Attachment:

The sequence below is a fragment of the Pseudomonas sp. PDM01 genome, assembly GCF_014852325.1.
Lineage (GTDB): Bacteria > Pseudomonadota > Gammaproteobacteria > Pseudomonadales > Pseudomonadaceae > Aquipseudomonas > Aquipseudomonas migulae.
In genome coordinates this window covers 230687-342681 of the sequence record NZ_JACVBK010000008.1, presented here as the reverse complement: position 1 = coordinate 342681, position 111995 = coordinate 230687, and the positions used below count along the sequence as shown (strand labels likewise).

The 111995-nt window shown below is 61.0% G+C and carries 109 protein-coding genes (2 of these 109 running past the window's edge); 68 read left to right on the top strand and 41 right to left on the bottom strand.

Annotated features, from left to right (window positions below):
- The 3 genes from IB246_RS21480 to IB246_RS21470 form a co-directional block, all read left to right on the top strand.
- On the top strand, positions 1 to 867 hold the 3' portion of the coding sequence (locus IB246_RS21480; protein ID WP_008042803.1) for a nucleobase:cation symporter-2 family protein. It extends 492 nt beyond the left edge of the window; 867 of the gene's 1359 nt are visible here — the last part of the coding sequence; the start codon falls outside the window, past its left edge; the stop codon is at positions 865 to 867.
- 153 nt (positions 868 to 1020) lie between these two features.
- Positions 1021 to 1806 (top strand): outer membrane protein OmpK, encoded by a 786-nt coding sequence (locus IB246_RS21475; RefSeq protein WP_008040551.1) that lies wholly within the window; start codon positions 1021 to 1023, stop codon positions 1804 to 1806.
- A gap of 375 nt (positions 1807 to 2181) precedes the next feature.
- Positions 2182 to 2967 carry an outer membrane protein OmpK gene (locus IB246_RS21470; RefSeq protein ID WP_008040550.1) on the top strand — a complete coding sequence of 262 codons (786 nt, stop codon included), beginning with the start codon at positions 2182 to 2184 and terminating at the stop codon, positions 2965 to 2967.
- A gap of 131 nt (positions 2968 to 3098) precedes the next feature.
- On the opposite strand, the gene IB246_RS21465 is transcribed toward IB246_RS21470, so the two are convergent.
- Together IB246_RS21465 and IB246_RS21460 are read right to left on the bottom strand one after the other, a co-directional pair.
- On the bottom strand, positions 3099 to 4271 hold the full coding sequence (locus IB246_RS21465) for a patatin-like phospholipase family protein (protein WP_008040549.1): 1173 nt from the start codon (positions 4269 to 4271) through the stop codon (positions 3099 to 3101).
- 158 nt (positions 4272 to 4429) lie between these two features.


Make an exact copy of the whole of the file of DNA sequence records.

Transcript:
The sequence below is a fragment of the Pseudomonas sp. PDM01 genome, assembly GCF_014852325.1.
Lineage (GTDB): Bacteria > Pseudomonadota > Gammaproteobacteria > Pseudomonadales > Pseudomonadaceae > Aquipseudomonas > Aquipseudomonas migulae.
In genome coordinates this window covers 230687-342681 of the sequence record NZ_JACVBK010000008.1, presented here as the reverse complement: position 1 = coordinate 342681, position 111995 = coordinate 230687, and the positions used below count along the sequence as shown (strand labels likewise).

The 111995-nt window shown below is 61.0% G+C and carries 109 protein-coding genes (2 of these 109 running past the window's edge); 68 read left to right on the top strand and 41 right to left on the bottom strand.

Annotated features, from left to right (window positions below):
- The 3 genes from IB246_RS21480 to IB246_RS21470 form a co-directional block, all read left to right on the top strand.
- On the top strand, positions 1 to 867 hold the 3' portion of the coding sequence (locus IB246_RS21480; protein ID WP_008042803.1) for a nucleobase:cation symporter-2 family protein. It extends 492 nt beyond the left edge of the window; 867 of the gene's 1359 nt are visible here — the last part of the coding sequence; the start codon falls outside the window, past its left edge; the stop codon is at positions 865 to 867.
- 153 nt (positions 868 to 1020) lie between these two features.
- Positions 1021 to 1806 (top strand): outer membrane protein OmpK, encoded by a 786-nt coding sequence (locus IB246_RS21475; RefSeq protein WP_008040551.1) that lies wholly within the window; start codon positions 1021 to 1023, stop codon positions 1804 to 1806.
- A gap of 375 nt (positions 1807 to 2181) precedes the next feature.
- Positions 2182 to 2967 carry an outer membrane protein OmpK gene (locus IB246_RS21470; RefSeq protein ID WP_008040550.1) on the top strand — a complete coding sequence of 262 codons (786 nt, stop codon included), beginning with the start codon at positions 2182 to 2184 and terminating at the stop codon, positions 2965 to 2967.
- A gap of 131 nt (positions 2968 to 3098) precedes the next feature.
- On the opposite strand, the gene IB246_RS21465 is transcribed toward IB246_RS21470, so the two are convergent.
- Together IB246_RS21465 and IB246_RS21460 are read right to left on the bottom strand one after the other, a co-directional pair.
- On the bottom strand, positions 3099 to 4271 hold the full coding sequence (locus IB246_RS21465) for a patatin-like phospholipase family protein (protein WP_008040549.1): 1173 nt from the start codon (positions 4269 to 4271) through the stop codon (positions 3099 to 3101).
- 158 nt (positions 4272 to 4429) lie between these two features.